President Obama Releases 2014 Budget Request
Transportation projects a key priority.
President Barack Obama recently released his fiscal year 2014 (FY14) federal budget request, which outlines the administration’s priorities for the upcoming federal fiscal year. This year’s proposal calls for about $3.77 trillion in federal government spending with new revenue from closing tax loopholes on the nation’s wealthiest individuals and corporations and spending cuts that would affect entitlement programs such as Medicare and Social Security.
The president’s budget proposal does have a number of items of interest to landscape architects. Below is a summary of some of those provisions by federal agency.
Department of Interior
Overall, the administration recommends $11.7 billion in spending for the Interior Department, a 4 percent increase above the fiscal 2012 level. Specifically, the budget requests $2.6 billion to support the critical conservation, preservation, and recreation mission of the National Park Service. This budget includes a total of $2.5 billion for National Park Service programs that support the President's America's Great Outdoors initiative, including $2.3 billion for national park operations, a total increase of $48.4 million over 2012. Key increases include $2 million to enhance sustainable and accessible infrastructure across the National Park System and $1 million to foster the engagement of youth in the great outdoors.
The president’s budget notably calls for full, guaranteed funding for the Land and Water Conservation Fund at $900 million per year, beginning in fiscal 2015. For fiscal 2014, the administration requested $356 million for federal land acquisition and $60 million for state grants. The budget also recommends allocating $15 million to reestablish the Urban Parks and Recreation Recovery program. Offsets for Interior’s budget gains would come from cuts to administrative costs such as travel, streamlining technology, and a call for a repeal of incentives that benefit the oil and gas industry.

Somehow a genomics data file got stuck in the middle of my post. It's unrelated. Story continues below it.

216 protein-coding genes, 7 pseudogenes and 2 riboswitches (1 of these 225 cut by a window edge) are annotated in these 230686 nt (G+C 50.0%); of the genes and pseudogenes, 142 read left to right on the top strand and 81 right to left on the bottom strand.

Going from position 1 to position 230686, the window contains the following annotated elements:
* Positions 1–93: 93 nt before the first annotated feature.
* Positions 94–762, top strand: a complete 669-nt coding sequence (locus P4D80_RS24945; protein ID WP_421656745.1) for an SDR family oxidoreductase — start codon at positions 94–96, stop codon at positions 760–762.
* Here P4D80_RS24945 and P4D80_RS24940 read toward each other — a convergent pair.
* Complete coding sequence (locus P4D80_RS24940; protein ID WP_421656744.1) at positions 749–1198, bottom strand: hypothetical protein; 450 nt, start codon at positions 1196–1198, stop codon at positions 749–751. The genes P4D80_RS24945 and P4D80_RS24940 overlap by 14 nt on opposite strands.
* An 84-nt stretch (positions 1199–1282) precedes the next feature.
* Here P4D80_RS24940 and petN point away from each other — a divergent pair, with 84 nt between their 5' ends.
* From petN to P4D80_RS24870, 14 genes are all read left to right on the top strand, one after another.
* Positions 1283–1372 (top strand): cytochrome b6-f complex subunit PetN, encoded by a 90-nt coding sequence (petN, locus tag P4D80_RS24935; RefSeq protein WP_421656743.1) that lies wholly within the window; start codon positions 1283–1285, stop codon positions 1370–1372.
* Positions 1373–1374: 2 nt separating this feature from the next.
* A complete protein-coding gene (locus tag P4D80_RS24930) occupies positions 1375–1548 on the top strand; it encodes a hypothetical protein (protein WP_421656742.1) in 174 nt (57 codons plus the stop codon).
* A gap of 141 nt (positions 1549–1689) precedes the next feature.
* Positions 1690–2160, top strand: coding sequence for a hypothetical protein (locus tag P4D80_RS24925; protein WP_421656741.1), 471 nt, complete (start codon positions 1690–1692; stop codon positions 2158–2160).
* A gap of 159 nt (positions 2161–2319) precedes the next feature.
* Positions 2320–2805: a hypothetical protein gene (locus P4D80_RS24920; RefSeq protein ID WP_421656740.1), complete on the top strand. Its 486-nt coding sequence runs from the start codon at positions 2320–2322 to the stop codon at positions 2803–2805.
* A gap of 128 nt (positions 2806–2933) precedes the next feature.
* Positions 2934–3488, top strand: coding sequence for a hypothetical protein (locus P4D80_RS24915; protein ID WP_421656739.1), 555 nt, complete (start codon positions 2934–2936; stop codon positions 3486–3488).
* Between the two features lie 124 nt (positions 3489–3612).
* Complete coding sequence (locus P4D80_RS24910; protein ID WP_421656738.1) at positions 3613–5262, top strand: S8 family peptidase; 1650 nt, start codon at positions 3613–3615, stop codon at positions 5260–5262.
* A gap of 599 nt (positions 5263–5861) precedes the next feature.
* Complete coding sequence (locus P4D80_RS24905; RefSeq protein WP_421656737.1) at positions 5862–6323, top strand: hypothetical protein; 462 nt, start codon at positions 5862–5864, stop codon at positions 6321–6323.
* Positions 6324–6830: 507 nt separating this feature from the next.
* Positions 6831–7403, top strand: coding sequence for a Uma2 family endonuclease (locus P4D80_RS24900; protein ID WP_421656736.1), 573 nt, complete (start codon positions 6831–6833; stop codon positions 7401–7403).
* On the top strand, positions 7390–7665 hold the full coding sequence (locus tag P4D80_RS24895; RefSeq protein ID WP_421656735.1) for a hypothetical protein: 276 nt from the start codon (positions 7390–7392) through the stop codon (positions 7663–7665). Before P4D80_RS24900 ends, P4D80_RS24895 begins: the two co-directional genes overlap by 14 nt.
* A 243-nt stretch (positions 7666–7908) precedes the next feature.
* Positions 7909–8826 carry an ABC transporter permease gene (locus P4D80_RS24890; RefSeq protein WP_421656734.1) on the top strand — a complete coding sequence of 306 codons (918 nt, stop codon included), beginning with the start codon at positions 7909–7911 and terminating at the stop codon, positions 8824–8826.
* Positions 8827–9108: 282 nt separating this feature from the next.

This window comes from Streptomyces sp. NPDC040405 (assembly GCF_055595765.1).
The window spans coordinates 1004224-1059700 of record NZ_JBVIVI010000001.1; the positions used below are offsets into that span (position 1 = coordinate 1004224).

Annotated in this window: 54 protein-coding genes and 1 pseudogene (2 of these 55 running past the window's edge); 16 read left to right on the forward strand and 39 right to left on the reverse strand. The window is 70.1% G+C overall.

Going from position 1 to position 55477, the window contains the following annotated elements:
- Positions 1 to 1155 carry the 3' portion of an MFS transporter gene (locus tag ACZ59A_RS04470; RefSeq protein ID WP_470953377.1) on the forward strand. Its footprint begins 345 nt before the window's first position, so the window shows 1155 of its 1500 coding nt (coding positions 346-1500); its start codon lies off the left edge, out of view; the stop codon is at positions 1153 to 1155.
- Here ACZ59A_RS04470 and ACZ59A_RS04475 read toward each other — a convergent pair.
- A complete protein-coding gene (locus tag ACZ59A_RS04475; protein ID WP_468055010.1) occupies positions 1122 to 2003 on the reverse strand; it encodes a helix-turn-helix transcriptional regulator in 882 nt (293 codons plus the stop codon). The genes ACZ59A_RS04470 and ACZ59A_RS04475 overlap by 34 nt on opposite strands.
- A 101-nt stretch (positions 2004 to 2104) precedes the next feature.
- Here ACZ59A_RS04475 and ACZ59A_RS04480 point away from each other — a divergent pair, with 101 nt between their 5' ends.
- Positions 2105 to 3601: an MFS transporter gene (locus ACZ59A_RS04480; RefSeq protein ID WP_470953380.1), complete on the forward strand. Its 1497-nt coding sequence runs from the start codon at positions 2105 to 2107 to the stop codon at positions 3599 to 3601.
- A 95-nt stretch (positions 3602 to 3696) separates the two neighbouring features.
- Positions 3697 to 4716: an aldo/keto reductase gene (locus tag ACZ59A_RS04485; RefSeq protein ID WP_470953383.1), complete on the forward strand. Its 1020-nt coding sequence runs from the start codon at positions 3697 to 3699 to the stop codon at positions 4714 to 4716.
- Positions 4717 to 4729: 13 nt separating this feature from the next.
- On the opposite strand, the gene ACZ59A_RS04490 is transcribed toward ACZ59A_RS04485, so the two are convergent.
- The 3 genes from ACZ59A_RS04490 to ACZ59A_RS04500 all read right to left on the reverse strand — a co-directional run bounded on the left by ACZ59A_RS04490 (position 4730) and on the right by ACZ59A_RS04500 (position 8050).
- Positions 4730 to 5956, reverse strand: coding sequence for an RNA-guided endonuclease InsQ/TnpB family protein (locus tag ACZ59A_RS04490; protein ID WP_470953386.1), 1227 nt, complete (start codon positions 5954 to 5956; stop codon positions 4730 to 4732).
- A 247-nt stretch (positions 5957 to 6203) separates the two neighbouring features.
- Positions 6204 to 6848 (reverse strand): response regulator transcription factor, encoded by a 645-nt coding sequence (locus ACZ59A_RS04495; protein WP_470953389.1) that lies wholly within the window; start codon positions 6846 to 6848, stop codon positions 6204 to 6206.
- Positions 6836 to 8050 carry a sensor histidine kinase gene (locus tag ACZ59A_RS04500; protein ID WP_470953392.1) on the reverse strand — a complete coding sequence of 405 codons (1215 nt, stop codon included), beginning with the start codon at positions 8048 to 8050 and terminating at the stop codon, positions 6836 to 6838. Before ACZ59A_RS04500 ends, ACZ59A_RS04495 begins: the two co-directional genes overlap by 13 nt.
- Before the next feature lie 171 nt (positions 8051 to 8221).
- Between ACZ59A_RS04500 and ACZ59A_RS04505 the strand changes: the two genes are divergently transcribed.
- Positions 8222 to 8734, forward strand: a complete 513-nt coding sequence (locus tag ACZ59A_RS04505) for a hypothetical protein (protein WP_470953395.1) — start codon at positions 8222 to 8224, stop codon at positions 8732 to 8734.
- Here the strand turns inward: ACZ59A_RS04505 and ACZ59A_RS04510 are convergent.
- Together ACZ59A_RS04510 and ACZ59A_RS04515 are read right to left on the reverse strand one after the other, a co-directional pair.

Department of Transportation
The president’s proposed Department of Transportation (DOT) budget of $76 billion represents a 5.5 percent, or $4 billion, spending increase over 2012 levels. This funding request represents the administration’s request to fully fund the recently adopted surface transportation law, Moving Ahead for Progress in the 21st Century (MAP-21). The DOT budget also calls for an additional $50 billion for immediate investments to support critical infrastructure projects, such as improving America’s roads, bridges, transit systems, border crossings, railways, and runways. This includes $40 billion in “fix-it-first” investments for improving existing infrastructure assets and $10 billion to help encourage state and local innovation in infrastructure development through competitive grant programs like TIGER.
About his proposed transportation budget, President Obama has stated, “These investments would create hundreds of thousands of jobs in the first few years and in industries suffering from protracted unemployment.”
Environmental Protection Agency
The president’s budget recommends cutting overall Environmental Protection Agency funding by $296 million, or 3.5 percent, from fiscal 2012 levels. Under the proposal, the Clean Water and Drinking Water State Revolving Funds (SRFs) would take the brunt of the cuts, with funding reduced by $472 million to a combined $1.9 billion. The administration seeks to target funding for the SRFs to “small and underserved communities with limited ability to repay loans.”
Housing and Urban Development
HUD would receive $47.6 billion in the president’s plan, an increase of 9.7 percent from 2012. The Community Development Block Grant Program would receive $3 billion and a new Integrated Planning and Investment Grant from the Office of Sustainable Communities would continue the work done by previous Community Challenge Grants.
Centers for Disease Control: Under the president's budget proposal, the overall CDC budget authority would be cut by $439 million, with the Community Transformation Grant program funded at $146 million, down from $226 million in FY 2012.
Small Business Administration: The budget would also eliminate fees for SBA loans under $150,000. Recently, SBA Associate Administrator Jeanne Hulit noted that borrowing demand has started to recover after slipping during the recession, but not for small-dollar loans. The administration is hoping the fee waivers will help fill that lingering gap in the loan market.
ASLA will continue to monitor the president’s budget proposal and the congressional appropriations process to determine how FY14 spending priorities will evolve.
For more on ASLA’s federal priorities, visit www.asla.org/advocacy.